NOTE: This analysis is an update of the previous webpage (see Feb 2006).

Spectroscopic determination of tissue optical properties using optical fiber spectrometer.

Steven L. Jacques

Biomedical Engineering and Dermatology
Oregon Health and Science University (OHSU)
Portland, Oregon, USA

Oregon Medical Laser Center (OMLC) home page
OHSU/BME Biomedical Optics home page
email: jacquess@ohsu.ogi.edu


Analysis by least squares fitting

The strategy is to predict the measurement M using theory based on choices of

In this model, the known behavior of skin scattering was used, which is a combination of Mie scattering and Rayleigh scattering. This behavior was obtained from experimental work on rats, human adults, and human neonates, which all had the same scattering behavior versus wavelength, although the amplitude of this scattering slightly varied. The fitting scales the magnitude of this scattering, but the ratio of Mie to Rayleigh, and their respective spectral shapes were fixed.

The epidermal melanin (Mel) was used to specify the volume fraction of melanosomes in a 60-µm-thick epidermis, a thickness which is used as a convention. The spectrum muamel is the absorption coefficent of the interior of a melanosome*. The photon path (Lepi) within the epidermis due to photons entering and leaving the skin (i.e., IN/OUT) equals 2 x 60-µm or 0.0120 cm. The epidermis is so thin that the factor MLepi is not separable. So the assumption of Lepi = 0.0120 cm is not critical, but is a convention used in this analysis. The role of total internal reflectance at the air/skin surface, which would allow multiple passes through the epidermis, is a real but modest effect and is ignored here.

* Jacques SL, DJ McAuliffe: The melanosome: threshold temperature for explosive vaporization and internal absorption coefficient during pulsed laser irradiation. Photochem Photobiol 53:769-776, 1991

The factor CONST is a factor that equals RstdGstd/Gskin, where

Rstd = reflectance of standard (= 0.997 for spectralon)
Gstd = fraction of reflectance from standard collected by fiber
Gskin = fraction of reflectance from skin collected by fiber

The measurement of the white standard involved measuring the standard from a distance, holding the fibar about 5 cm above the surface of the standard, to correct for the color temperature of the light source and the wavelength-dependent sensitivity of the detector. So it encoded the spectral shape but not the absolute value of reflectance. While the value of Rstd was known to be 0.997 (spectralon), the value of collection efficiency Gstd was unknown. The value of Gskin was not known, although it should be about 0.15 since only light that escapes within the numerical aperture of the optical fiber will reach the detector. There is a slight wavelength dependence to Gskin, due to how optical properties influence the G measured by an optical fiber*, that is ignored here. Hence, the term RstdGstd/Gskin is summarized by a single wavelength-independent factor CONST. The fitting will lock onto the spectral shape of the data, while CONST accounts for the absolute value of the fitting.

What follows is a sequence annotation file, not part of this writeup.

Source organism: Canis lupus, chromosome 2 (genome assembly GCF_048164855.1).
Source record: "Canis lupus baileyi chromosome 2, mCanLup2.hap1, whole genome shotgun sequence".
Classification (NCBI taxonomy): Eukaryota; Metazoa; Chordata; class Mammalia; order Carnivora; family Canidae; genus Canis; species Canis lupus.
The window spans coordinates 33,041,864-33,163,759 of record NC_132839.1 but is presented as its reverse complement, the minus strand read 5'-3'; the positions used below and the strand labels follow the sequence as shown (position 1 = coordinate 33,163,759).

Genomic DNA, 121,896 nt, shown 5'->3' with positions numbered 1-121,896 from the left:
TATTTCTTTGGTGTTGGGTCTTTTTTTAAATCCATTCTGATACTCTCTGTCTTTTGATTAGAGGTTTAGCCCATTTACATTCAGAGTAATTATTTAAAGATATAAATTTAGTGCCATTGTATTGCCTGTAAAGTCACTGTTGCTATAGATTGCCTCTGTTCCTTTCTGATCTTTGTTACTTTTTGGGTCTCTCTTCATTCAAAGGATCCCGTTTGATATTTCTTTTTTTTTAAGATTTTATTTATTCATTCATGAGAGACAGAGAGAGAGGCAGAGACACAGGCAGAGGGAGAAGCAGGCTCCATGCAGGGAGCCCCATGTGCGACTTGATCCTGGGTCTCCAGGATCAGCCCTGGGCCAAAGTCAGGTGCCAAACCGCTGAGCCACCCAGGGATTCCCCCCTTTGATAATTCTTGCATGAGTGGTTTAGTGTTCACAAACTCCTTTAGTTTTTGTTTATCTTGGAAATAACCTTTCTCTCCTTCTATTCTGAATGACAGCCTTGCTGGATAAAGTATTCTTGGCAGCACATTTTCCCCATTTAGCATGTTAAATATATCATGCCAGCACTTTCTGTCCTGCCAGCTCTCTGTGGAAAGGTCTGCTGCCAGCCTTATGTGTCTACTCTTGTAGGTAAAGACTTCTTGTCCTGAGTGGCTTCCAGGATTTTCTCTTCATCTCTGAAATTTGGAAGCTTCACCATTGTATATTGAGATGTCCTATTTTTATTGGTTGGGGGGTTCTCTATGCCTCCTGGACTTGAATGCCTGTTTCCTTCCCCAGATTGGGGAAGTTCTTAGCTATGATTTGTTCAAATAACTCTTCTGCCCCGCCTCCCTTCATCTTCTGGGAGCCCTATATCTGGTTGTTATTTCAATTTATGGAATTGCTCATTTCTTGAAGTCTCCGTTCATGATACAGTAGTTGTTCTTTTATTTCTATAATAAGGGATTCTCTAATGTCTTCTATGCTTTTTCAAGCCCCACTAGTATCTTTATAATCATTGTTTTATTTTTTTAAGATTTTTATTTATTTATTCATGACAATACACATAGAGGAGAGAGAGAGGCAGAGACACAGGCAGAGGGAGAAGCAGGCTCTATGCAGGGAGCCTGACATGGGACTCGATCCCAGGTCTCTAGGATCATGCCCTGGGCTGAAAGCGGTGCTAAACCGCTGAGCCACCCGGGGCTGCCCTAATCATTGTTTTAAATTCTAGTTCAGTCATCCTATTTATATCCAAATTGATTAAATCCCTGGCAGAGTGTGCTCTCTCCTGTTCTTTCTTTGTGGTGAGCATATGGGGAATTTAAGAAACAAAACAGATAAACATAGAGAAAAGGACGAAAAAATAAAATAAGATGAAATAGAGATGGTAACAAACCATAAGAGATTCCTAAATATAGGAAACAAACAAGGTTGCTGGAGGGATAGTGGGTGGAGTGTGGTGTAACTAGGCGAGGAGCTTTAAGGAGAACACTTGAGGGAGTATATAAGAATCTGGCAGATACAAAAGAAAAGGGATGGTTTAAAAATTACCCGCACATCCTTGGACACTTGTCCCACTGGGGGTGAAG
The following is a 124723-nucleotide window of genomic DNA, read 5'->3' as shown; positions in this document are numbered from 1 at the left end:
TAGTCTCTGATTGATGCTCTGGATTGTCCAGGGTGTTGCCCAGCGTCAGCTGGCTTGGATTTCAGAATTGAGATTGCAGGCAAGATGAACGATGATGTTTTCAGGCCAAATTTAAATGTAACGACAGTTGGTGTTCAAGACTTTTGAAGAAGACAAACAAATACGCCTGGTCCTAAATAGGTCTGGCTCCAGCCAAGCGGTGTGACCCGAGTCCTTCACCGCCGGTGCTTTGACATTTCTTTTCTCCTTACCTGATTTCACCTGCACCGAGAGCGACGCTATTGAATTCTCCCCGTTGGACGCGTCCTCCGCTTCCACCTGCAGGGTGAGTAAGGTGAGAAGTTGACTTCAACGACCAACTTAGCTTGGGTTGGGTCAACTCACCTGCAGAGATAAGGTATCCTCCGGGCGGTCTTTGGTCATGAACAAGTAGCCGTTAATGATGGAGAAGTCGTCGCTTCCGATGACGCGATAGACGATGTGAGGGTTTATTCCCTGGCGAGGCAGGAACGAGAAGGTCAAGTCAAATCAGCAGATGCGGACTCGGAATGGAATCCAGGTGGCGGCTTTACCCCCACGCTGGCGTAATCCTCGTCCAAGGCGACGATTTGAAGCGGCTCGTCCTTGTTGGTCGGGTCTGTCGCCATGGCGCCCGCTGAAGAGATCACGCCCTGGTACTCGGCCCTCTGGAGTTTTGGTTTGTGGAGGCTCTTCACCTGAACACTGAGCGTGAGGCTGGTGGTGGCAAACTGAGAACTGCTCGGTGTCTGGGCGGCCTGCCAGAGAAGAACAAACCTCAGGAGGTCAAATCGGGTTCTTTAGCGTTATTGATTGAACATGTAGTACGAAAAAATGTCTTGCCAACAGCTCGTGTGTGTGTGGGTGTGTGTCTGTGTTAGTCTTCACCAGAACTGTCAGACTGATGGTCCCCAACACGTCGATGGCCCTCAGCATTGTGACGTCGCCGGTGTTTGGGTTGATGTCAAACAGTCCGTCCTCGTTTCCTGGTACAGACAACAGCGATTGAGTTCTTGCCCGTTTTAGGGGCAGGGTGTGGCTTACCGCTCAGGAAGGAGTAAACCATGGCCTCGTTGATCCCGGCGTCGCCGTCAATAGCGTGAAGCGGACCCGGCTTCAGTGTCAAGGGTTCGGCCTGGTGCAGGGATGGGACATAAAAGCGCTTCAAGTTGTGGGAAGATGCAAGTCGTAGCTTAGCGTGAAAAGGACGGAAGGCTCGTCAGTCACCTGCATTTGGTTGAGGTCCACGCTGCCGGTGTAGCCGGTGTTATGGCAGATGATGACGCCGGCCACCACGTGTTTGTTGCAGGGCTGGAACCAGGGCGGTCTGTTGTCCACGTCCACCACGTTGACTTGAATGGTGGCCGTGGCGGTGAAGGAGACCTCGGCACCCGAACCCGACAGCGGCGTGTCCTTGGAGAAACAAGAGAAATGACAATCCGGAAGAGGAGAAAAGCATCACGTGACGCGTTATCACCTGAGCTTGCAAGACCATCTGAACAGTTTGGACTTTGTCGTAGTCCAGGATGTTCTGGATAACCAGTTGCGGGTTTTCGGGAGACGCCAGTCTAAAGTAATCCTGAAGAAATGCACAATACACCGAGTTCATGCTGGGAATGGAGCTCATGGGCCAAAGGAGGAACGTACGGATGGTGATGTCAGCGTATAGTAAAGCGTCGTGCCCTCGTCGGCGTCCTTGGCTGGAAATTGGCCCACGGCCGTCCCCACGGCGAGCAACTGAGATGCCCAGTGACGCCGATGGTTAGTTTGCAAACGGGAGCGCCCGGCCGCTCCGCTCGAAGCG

* PR Bargo, SL Jacques, R Sleven, T Goodell, Optical properties effects upon the collection efficiency of multifiber probe configurations, IEEE J. Selected Topics in Quantum Electronics 9:314-321, 2003
* Paulo R. Bargo, Scott A. Prahl, and Steven L. Jacques, Collection efficiency of a single optical fiber in turbid media, Appl. Optics 42:3187-3197, 2003

The subroutine getRr(mua, musp, r, n) for source-detector fiber separation r = 0.2 cm and tissue refractive index n = 1.37, uses the optical properties of absorption (mua) and reduced scattering (musp) as a function of wavelength (nm). The subroutine used in this example is based on diffusion theory, although other subroutines can be used, such as a lookup table based on Monte Carlo simulations. The generic MATLAB code is:

Mie = 4.59e3*nm.^-0.913;
Ray = 1.74e12*nm.^-4;
musp = a*(Mie + Ray); % <---------- reduced scattering for generic skin

muamel = 6.6e11*nm.^-3.33; % cm^-1, absorption coeff. of interior of melanosome
Lepi  = 2*0.0060; % cm, assumed photon path within the epidermis during in/out
Tepi  = exp(-Mel*muamel*Lepi); % <---- in/out transmission of epidermal melanin

mua   = B*(S*muaoxy + (1-S)*muadeoxy) + W*muawater; % <-------- total absorption

r = 0.2; % cm, source-detector fiber separation
n = 1.4; % tissue refractive index

M = Mskin/Mstd;    % <======== the experimental measurement
pM = CONST*Tepi.*getRr(mua, musp, r, n); % <======== the predicted measurement

The algorithm for the analysis is listed in the following files which are text files in MATLAB format.
You may view the files individually by clicking on each file below,
or you can download the entier group of programs as a .zip file:

Download .zip file

Primary programsubroutinesub-subroutine
analyze2.m
lookskin1.m
getSpectrum.m
skin1.Master.Scope
std1.Master.Scope
loadTakataniGraham.m
loadwaterHaleQuerry.m
fitspectrum2.m
getRr.m

The skin and standard spectra used in this example are especially noisy and were generated by an
optical fiber spectrometer quickly assembled (about 30 min) for the purpose
of a classroom demonstration. Despite the noise, the analysis works ok.

The figures generated by the above programs are:

The fits in the MIDDLE figure (TOP) show:
(1) scattering only (black dashed line)
(2) scattering + water (blue line)
(3) the same as (2) with added epidermal melanin (solid black line), and
(4) the same as (3) with added blood (red line).
The numerical values for Blood (B), oxygen saturation (S), melanin (Mel), scattering strength (a), and the constant (const) are shown.
In addition, the program checks for an offset (nmOff) in the wavelength accuracy of the spectrometer (in this case not a problem).